As for the example of the two people fighting that you gave, we have many examples of two people fighting in our tradition when a third person could intercede. The results of interceding differed from case to case. For example, Moshe slew an Egyptian that was beating a Jewish slave (Shemot 2:11-12), and he saw two Jews fighting and spoke to them to stop (Shemot 2:13-14). Aharon, writes the Talmud, would always stop two people from fighting - even lying to each of them if necessary - and for this, his ways were known as Peace, one of Gd's names. I believe there was also an incident with a prophet but I can't remember who at the moment.

If, after learning enough Torah, a person sees two others fighting then they will be instantly reminded of one of these instances by the circumstances that surround the fight. They will then recognize how to intervene. Unless I'm forgetting some instance in the Talmud, Midrashim or Tanach, I believe a person is also supposed to do their best to stop two people from fighting. Your ways should be of peace, you should always try to bring peace to others. Whatever punishments a person is meant to have, they will receive those punishments through your attempts to bring about peace. If there are sources which say otherwise, then that just means that each situation needs to be looked at more closely, and more instances of the copus of Torah integrated into a person before they can know Gd's will in these moments.

*Because of rule 1, you can be certain that anytime someone decides to make a public statement about why event X or Y happened; but, they do not include their own actions as the cause of the event or their own repentance as a possible remedy for the event then they are probably wrong. If they include themselves, it does not mean they are correct; but, if they don't, it certainly means they are wrong.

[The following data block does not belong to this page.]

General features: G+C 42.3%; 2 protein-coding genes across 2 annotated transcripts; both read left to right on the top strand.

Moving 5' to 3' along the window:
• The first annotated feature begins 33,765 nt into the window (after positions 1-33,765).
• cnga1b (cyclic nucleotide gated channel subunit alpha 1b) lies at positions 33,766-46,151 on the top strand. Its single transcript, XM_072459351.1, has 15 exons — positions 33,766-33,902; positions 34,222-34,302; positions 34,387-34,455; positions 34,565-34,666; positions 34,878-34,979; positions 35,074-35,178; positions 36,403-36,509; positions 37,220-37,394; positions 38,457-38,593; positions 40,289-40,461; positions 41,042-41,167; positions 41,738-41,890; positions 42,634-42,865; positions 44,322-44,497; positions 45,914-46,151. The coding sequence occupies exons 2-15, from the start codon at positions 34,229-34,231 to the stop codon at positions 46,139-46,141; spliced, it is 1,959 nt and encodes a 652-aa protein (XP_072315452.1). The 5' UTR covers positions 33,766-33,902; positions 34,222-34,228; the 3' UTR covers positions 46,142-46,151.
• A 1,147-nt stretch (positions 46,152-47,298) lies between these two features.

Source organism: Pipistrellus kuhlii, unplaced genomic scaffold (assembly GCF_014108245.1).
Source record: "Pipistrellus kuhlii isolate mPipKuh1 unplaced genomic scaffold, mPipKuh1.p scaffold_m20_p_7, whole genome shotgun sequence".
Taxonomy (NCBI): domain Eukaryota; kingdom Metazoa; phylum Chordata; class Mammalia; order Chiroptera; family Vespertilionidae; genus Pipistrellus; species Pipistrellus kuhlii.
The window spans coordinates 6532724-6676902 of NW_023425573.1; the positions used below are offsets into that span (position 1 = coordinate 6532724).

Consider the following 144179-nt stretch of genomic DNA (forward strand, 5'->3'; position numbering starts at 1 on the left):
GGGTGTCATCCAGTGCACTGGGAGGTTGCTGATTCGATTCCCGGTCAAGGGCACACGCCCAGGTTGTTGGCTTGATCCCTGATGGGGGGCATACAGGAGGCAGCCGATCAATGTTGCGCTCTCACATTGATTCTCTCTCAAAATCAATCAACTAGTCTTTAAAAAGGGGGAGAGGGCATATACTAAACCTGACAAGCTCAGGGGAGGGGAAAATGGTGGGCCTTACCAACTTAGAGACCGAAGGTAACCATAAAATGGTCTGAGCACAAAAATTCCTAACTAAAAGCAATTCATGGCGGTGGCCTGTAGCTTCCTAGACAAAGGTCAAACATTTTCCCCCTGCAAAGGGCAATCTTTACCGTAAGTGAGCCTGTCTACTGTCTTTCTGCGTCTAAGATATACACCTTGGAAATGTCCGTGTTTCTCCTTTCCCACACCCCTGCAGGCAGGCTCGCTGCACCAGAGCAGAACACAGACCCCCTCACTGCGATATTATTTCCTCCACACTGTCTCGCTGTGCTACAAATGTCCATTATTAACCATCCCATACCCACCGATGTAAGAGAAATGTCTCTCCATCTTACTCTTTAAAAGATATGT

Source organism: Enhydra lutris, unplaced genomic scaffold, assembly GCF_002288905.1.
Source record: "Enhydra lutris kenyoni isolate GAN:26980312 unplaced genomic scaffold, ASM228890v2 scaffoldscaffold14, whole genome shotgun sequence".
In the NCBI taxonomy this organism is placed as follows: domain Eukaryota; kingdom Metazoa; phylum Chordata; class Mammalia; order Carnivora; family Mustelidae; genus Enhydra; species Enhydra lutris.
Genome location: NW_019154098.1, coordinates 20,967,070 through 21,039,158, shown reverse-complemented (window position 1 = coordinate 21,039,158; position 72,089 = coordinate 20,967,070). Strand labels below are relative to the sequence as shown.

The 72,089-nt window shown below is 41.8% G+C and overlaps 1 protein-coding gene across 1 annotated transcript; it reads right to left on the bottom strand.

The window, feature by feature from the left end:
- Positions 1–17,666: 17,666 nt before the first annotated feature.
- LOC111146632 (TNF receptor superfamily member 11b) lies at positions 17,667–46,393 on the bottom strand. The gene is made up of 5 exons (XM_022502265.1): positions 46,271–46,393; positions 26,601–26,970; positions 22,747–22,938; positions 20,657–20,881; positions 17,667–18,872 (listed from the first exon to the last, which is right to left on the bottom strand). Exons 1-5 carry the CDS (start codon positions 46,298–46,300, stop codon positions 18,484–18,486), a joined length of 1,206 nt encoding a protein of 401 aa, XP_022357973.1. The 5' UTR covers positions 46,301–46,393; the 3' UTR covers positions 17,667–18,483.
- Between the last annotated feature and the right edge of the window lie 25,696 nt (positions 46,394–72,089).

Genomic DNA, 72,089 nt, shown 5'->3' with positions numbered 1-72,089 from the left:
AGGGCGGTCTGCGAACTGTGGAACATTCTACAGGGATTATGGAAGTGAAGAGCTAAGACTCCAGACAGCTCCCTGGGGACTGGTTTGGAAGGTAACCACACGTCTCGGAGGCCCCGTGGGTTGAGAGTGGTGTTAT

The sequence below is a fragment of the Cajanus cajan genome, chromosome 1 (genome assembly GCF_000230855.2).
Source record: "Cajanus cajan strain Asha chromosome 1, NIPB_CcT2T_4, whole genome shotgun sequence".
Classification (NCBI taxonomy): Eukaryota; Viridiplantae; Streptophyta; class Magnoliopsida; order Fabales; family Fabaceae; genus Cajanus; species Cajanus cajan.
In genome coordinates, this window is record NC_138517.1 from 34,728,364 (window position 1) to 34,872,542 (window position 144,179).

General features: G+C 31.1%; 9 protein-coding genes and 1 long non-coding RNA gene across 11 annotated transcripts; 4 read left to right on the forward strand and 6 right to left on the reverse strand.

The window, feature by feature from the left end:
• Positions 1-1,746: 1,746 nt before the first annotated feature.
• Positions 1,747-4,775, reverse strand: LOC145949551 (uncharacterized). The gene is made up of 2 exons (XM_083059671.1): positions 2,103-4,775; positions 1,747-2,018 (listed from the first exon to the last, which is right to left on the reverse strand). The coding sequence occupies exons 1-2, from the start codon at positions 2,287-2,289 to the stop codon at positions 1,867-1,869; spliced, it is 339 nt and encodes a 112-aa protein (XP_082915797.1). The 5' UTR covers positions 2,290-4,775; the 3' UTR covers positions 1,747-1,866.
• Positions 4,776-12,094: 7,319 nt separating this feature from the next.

** It has been many years since I studied this topic, and I apologize that I can not remember the source of these two rules. If anyone has heard them before and knows of their source, I would be much obliged.

EDIT: It occurred to me that someone reading this answer might think that you have to know all of Torah before ever attempting to make your will Gd's will. I do not think this is true. You can use the Torah you do know to influence your will to be closer to Gd's will. If you make a mistake, so be it; but, what you do not know at any particular moment is not really in your control. You can try to learn more on a topic before acting, but you shouldn't think that since you are limited in your knowledge that you should not even attempt to subjugate your will to that of Gd and Torah. There is a general rule in Jewish practice to do what you can, even if you can't do it perfectly, and this idea also extends from "rule 2".

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This sounds a lot like an argument for daas torah. –  Double AA Feb 2 '12 at 7:26
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@DoubleAA That is why I felt compelled to add a line, so it would not be confused with the modern notion of daas Torah. i.e. needing to be an expert in other fields of knowledge as well. But Daas Torah,in it's original meaning, does have it's sources. zootorah.com/RationalistJudaism/DaatTorahLichtenstein.pdf Also, while different things, Daas Torah and knowing Gd's will must certainly be related. –  avi Feb 2 '12 at 7:27
    
+1. I'm convinced there is a need for Torah to be taught in more places. Pity if there's a lack of such services for the Goyim. And pity if these services are only accessible to conversion candidates or existing Jews. I can read and study by myself, but that's not as much fun as arguing with a bunch of Jews :-) Is there something wrong with me? –  Sam Feb 2 '12 at 7:48
    
substitute "arguing" with "passionately debating" –  Sam Feb 2 '12 at 7:56